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Altmetrics: now available for BJGP articles

The world of scholarly publishing is changing rapidly, partly in response to digital publication, and also with more focus on the dissemination and implementation of published research. Traditional bibliometrics, such as the impact factor, have been used to measure aggregated citation rates as a proxy measure of journal quality. There is now more interest in looking at article-level and author-level metrics. Peer-review publication is one component of an ‘ecosystem’ of dissemination, which includes, for example, citations, news and media coverage, discussion on social media and websites, and inclusion in practice guidelines. These new metrics – ‘altmetrics’ – defined as anything that is not a citation, can be captured in a number of ways. The BJGP has launched the Altmetric donut, a colourful, arresting image which depicts the various media which have paid attention to a given article, with a numerical score reflecting the number of ‘mentions’. The Altmetric buttons, appearing within the ‘Info’ tab of each article, are not substitutes for traditional bibliometrics, but we think will become a useful addition to understanding how research results ‘get out’ and are incorporated into...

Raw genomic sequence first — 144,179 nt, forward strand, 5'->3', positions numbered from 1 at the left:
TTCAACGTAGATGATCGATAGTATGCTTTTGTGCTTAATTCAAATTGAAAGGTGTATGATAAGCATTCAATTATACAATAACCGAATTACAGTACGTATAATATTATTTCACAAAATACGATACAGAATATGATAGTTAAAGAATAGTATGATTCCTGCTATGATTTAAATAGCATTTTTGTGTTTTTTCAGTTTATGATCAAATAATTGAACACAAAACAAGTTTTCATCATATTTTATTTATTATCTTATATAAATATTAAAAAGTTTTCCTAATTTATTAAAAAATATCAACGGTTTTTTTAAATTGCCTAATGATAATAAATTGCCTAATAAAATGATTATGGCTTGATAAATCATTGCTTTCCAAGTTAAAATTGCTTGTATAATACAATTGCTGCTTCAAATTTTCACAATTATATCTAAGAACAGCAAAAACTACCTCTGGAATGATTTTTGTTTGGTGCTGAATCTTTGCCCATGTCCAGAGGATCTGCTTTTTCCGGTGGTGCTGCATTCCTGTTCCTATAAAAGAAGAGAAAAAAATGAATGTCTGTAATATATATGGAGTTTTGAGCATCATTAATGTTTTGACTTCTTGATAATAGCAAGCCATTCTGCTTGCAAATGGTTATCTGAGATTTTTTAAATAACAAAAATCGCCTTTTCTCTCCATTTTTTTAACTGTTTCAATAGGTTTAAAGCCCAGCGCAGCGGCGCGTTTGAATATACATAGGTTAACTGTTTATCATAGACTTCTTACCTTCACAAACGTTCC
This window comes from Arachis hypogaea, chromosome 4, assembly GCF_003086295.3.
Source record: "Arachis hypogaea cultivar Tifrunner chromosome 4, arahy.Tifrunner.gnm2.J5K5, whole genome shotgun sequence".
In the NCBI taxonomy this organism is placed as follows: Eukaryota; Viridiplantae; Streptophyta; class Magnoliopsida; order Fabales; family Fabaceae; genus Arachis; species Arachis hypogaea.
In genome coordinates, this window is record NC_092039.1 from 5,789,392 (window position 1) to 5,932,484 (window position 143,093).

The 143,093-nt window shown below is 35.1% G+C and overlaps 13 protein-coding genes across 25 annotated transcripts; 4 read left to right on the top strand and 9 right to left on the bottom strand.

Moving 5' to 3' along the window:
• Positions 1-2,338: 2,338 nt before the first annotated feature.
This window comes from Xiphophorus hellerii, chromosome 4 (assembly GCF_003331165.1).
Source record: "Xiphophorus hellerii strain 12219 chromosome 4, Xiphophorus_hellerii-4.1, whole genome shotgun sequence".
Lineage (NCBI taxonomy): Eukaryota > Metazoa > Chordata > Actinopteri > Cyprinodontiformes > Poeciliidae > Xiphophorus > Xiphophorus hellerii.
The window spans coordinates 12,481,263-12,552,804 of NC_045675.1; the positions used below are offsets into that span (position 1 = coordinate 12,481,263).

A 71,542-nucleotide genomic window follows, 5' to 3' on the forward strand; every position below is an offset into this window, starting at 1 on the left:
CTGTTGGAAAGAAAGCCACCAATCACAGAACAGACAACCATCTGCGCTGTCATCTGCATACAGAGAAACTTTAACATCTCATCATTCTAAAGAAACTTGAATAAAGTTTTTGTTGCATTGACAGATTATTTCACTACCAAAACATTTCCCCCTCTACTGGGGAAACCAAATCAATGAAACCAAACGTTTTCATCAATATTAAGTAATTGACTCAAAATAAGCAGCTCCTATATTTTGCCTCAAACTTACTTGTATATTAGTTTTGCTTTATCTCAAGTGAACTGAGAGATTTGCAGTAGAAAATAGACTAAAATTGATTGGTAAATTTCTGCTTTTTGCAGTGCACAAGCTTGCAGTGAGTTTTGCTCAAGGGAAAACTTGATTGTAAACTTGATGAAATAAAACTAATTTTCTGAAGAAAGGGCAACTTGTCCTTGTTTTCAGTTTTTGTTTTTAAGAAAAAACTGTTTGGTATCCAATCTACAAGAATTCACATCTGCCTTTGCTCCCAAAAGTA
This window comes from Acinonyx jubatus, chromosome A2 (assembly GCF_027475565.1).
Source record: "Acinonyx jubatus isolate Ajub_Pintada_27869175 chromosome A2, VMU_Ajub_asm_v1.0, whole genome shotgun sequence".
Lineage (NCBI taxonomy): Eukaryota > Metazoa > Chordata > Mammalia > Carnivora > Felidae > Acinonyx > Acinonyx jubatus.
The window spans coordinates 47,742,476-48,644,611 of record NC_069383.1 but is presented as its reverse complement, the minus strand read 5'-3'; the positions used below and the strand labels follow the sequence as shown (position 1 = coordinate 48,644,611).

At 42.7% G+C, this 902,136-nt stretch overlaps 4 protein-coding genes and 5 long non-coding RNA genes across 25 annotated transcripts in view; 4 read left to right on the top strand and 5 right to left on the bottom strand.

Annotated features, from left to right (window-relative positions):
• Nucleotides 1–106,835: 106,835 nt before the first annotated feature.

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Quality indicators for child health in the UK

Peter Gill is a paediatric resident at The Hospital for Sick Children in Toronto, Ontario and an Honorary Fellow at the Centre for Evidence-Based Medicine at the University of Oxford. Follow Peter on Twitter @peterjgill In the December 2014 issue of the British Journal of General Practice, several colleagues and I published a set of paediatric quality indicators for UK primary care.[1] The paper represents the main findings from my doctoral thesis completed under the supervision of Prof David Mant and Anthony Harnden at Oxford University. It is exciting to see the paper in print (it provided a morale ‘boost’ after working a stretch of nights) accompanied by a thoughtful editorial.[2] But having returned to the ‘coal face’, I am reminded of the integral role of quality indicators in clinical practice. Why develop indicators? Caring for children is an important part of UK general practice yet several studies have demonstrated that care quality can be improved. However, only 3% of Quality Outcomes Framework (QOF) markers relate to children and there is no set of child-relevant indicators for UK primary care. For years, the call to develop and integrate child health indicators into QOF has fallen on deaf ears despite evidence that leaving out indicators probably has negatives consequences for care quality. Therefore, we sought to develop a set of quality indicators for children and adolescents which cover a range of paediatric care...

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The British Journal of General Practice and BJGP Open are bringing research to clinical practice. This is where we add the debate and opinion to help ensure everyone benefits from that research.